From Wikipedia, the free encyclopedia
Jump to: navigation, search
"Amrapali greets Buddha", ivory carving, National Museum of New Delhi

Amrapāli, also known as "Ambapālika" or "Ambapali", was a celebrated nagarvadhu (royal courtesan) of the republic of Vaishali in ancient India around 500 BC.[1][2][3] Following the Buddha's teachings, she became an arahant. She is mentioned in the old Pali texts and Buddhist traditions, particularly in conjunction with the Buddha staying at her mango grove, Ambapali vana, which she later donated to his order and wherein he preached the famous Ambapalika Sutta.[4][5][6][7] The legend of Amrapali originated in the Buddhist Jataka Tales some 1500 years ago.

Early life[edit]

Amrapali or Ambapali was born around 600-500 BC to unknown parentage, and was given her name because at her birth she was said to have been spontaneously born at the foot of a mango tree in one of the royal gardens in Vaishali.[8] Etymologically, the variants on her name derive from a combination of two Sanskrit words: "amra", meaning mango, and "pallawa", meaning young leaves or sprouts.[9] Even as a young maiden, she was exceptionally beautiful. It is said that a feudal lord by the name of Mahanaman was so lured by her looks that he abandoned his kingdom shifted to Ambara village, a small hamlet in Vaishali.[10]

Becoming a Courtesan [edit]

Vaishali was the capital city of the Lichchavi clan, one of the eight Khattiya (Sanskrit, Kshatriya) clans that had united to form the Vajjian confederacy.[11] Here, the King was elected by an electoral college consisting of princes and nobles from the Kshatriya clans. There was a custom in the land that the most perfectly beautiful women were not allowed to be married to one man but had to dedicate themselves to the pleasure of many.[12]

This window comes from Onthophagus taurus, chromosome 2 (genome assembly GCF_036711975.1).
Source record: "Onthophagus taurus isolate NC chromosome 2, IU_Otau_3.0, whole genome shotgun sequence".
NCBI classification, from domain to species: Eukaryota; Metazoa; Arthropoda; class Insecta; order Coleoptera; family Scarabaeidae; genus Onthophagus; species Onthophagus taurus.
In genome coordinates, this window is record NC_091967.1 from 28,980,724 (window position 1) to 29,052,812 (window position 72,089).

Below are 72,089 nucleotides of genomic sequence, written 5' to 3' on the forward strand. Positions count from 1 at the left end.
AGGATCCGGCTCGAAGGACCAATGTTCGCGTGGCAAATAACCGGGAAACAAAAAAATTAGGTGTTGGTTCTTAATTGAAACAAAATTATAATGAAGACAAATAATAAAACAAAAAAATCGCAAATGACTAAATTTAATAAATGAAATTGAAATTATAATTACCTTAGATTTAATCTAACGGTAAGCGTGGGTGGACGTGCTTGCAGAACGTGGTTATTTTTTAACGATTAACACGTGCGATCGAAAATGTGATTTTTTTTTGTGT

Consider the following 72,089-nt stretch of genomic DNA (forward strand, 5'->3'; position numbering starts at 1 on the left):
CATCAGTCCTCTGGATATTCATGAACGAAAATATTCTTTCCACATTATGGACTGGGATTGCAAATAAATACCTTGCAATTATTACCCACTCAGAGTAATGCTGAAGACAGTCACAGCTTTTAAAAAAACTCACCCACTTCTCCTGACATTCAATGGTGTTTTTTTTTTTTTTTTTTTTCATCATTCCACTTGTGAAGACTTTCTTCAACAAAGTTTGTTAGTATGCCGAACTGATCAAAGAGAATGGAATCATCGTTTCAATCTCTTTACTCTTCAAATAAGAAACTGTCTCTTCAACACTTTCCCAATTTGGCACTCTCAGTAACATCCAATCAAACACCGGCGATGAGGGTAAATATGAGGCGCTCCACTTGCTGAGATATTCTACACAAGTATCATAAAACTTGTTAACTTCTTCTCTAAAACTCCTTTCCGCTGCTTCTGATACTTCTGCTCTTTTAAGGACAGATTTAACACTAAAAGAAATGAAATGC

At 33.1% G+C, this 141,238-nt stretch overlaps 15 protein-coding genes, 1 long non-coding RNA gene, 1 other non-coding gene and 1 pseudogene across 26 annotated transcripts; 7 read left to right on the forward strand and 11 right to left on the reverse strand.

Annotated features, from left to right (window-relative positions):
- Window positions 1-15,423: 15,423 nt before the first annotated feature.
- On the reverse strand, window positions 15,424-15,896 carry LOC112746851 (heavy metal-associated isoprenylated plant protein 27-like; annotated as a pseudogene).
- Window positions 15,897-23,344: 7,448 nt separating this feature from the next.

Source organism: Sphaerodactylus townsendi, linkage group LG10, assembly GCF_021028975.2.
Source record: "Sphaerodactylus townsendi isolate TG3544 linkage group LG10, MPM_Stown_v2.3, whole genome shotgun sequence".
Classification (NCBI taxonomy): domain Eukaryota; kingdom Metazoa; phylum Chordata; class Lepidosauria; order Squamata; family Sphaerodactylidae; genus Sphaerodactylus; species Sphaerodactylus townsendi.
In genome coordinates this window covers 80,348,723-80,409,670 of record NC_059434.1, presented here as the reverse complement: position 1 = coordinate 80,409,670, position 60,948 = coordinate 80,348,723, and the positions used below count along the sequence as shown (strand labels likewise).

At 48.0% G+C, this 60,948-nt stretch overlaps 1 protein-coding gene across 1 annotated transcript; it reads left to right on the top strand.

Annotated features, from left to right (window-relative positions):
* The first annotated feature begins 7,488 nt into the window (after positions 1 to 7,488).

Amrapali grew up to be a lady of extraordinary charm, and grace and was extremely talented in many art forms[12] Many young nobles desired her company. It is said that Manudev, king of Vaishali, saw her dance performance in the city, he planned to 'own' her. He murdered Amrapali's would-be-groom, Pushpakumar (her childhood love) on the day of marriage and made an official announcement declaring her as the 'bride' of Vaishali i.e. the Nagarvadhu. She was also conferred the title 'Vaishali Janpad Kalayani'. Janpad Kalyani was the term given to the most beautiful and talented girl of the kingdom who was selected for a period of seven years, and a palace was given to her. She also had the right to choose her lover but could not be committed to any one man.